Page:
I’ve mentioned it before elsewhere, but if you haven’t read it yet, I should tell you that as a child I lived on bread and water. Dry bread, no butter or condiments; water cold but no ice. No, my parents were not cruel, torturous beings, nor did I grow up in unfortunate poverty. Rather, these basics were all I really liked … besides cherry-chip cookies the grocery store gave away free to kids, and cream-filled long johns that my mom used as bribing material to get me to eat a vegetable. So my first trip abroad presented both culinary delights and horrors.

I went to France and Switzerland as part of a French language program the summer that I was 16 with twenty-some other students from around Colorado. You can probably guess the delights … chocolate, pastries, croissants, etc. In truth, the only horrors came while I was staying with a host family as part of the program.

The first was, I firmly believe, intentionally inflicted on me by my host mother who regarded me with some animosity. I doubt she’s a wicked person at heart, but she was sorely disappointed that I’d had only one year of French, when she had been under the distinct impression she would be hosting a more advanced student. She was typically sullen and impatient with me. Fortunately my host siblings spoke very good English and were sympathetic and fun.

But one day I was left alone with Mama for lunch and she asked me what I wanted, providing a list of options, or so I thought. I chose something, though now I cannot recall exactly the conversation; I no longer remember how the verbal foible came about. But the end result was that … keep in mind I had to be bribed with donuts to eat anything remotely green and even then sometimes I forewent the donut … Mama stood at the stove for awhile and then plopped a plate on the table before me. It was full to the brim with nothing but green peas. Petite peas, les petits pois. No bread followed, no lunchmeat or cheese, no nothing. Just peas. I looked up at her forlornly and she returned a devilish smirk.

I picked up my spoon but could not muster the politeness to mutter merci, thank you. To this day, it remains unequivocally the longest meal I have ever had to endure.


The other culinary horror befell me at my host family’s country estate, where we went on holiday one weekend. Extended family were there as well. I’d already made a fool of myself when the elderly uncle started a conversation with me. Nervous about my fledgling language skills, I listened with intense concentration trying to pick out any French words I recognized. In distress I finally admitted, “I’m sorry I don’t understand you, I don’t speak French too well.” He said in exasperation, “But I’m speaking English to you!”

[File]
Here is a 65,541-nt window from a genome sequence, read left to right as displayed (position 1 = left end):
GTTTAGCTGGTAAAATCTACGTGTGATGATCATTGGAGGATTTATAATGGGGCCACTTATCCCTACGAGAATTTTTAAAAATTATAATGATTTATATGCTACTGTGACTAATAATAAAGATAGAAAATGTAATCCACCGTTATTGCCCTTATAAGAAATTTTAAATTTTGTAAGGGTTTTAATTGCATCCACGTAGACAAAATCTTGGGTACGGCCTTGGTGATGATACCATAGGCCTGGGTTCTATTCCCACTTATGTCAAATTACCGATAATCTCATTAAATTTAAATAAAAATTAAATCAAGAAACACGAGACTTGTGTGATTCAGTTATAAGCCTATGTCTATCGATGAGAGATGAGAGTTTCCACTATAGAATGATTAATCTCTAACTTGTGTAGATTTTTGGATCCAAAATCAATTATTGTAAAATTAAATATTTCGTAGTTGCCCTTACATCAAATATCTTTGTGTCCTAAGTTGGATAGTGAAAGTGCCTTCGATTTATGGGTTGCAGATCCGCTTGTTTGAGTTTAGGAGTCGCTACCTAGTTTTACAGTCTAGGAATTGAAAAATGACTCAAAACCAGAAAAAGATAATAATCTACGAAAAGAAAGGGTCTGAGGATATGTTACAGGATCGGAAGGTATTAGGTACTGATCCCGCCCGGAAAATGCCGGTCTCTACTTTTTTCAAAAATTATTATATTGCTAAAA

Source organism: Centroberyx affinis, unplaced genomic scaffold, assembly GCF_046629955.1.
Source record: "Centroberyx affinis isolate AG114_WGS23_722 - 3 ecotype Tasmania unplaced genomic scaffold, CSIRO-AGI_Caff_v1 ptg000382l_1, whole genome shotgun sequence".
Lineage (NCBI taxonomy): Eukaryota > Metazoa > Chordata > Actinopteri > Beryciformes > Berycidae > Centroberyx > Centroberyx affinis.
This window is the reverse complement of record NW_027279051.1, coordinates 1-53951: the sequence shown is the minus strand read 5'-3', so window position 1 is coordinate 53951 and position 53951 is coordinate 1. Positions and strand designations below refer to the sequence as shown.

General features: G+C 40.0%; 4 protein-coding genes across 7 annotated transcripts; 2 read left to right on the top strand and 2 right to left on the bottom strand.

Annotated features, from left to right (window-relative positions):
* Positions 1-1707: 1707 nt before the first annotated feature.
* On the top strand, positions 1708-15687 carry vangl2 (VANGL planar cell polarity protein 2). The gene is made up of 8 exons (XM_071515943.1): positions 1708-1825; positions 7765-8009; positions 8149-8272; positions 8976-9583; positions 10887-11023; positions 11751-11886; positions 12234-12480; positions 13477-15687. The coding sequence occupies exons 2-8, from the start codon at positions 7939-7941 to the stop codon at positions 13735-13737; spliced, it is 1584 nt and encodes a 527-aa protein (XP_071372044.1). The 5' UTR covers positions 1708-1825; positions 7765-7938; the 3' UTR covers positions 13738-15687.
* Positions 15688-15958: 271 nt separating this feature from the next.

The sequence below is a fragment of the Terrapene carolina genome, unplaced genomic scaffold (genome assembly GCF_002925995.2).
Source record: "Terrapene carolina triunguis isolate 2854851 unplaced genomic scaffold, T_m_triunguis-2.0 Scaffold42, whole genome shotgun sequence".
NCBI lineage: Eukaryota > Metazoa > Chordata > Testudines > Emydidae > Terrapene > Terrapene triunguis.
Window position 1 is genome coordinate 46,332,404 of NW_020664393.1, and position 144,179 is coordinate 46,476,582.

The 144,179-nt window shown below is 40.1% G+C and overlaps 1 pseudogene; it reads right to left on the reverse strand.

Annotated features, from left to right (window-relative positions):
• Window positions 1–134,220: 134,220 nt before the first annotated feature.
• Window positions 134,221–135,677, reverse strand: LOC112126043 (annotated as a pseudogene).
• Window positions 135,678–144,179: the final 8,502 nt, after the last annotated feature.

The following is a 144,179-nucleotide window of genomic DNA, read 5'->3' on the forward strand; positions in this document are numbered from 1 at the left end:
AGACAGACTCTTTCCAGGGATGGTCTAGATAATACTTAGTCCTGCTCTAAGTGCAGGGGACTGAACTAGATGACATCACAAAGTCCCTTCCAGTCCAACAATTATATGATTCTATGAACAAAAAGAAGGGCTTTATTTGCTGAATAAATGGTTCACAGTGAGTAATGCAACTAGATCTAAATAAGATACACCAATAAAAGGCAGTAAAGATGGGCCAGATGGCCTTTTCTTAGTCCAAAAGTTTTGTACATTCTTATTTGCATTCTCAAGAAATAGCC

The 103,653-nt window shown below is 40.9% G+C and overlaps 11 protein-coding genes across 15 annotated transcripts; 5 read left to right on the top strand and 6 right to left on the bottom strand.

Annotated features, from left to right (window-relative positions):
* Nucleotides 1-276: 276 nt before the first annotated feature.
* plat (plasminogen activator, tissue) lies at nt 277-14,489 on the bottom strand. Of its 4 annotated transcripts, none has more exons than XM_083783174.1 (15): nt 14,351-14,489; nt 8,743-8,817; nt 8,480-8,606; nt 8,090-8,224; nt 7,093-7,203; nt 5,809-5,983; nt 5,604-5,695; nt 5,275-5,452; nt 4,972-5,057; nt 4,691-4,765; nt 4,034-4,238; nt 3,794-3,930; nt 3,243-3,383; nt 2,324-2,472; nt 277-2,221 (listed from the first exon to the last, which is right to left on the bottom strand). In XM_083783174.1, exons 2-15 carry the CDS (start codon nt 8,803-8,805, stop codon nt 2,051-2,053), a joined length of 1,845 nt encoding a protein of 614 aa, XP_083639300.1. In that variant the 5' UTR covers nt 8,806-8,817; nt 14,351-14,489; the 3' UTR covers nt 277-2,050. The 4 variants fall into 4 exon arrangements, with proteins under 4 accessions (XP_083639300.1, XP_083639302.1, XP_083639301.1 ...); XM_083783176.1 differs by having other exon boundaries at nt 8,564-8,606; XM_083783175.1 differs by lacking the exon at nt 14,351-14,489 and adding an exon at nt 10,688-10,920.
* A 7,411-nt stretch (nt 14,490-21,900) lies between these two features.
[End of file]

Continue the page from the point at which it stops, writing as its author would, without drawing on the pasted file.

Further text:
Then it was time for dinner. I was expected to try everything that was passed to me, and when the plates of raw seafood and meat hit my hands, I was in turmoil over what to do as my stomach turned at the thought of eating it. I sucked it up, though, and placed a piece of raw salmon and a piece of raw beef delicately upon my plate and tried to look pleased. The salmon went down surprisingly easy. Encouraged, I stuffed in the piece of beef. Difference is, salmon has no fat, whereas this beef had a terrifically large streak of it through the middle. I chewed and chewed trying to break up this long string of raw fat, but it resisted all attempts of my chomping teeth to penetrate it in any way. Finally, as the whole family watched me, rapt, for my declaration of approval, I decided I just needed to swallow the whole thing at once.

Gulp. Gulp. Gulp again. Panic set it. The string of fat was caught in my throat, half of it sliding down and the other half stuck up top refusing to take the plunge. Swallowing was ineffectual and the fat was provoking that feeling at the back of your throat that triggers the puking response. All eyes were on me as I tried to quell this involuntary response. Mama already hated me, I felt, and barfing all over the dinner table would not help matters. My eyes began to water with the effort of dealing with this situation. Finally I grabbed my glass of wine and chugged it. Probably that wasn’t very couth either, but it actually worked, and the fat string slid on down. I smiled and raised my wine glass in a gesture of cheers. “Delicious!”

I was so proud of myself for swallowing that wretched thing, and an intense wave of relief swept over me at having lived through it without embarrassing my host family. “Bon!” they all cheered. “Have some more!”



As a little postscript, my culinary tolerance has since improved, and I have actually become a fan of carpaccio, raw red meat sliced extremely thinly. In retrospect, I was served just a crude version of carpaccio, simply lacking the finesse of the thinness of slice; instead it was like a hunk of Canadian bacon. Peas … I eat them in fried rice. That’s about it.


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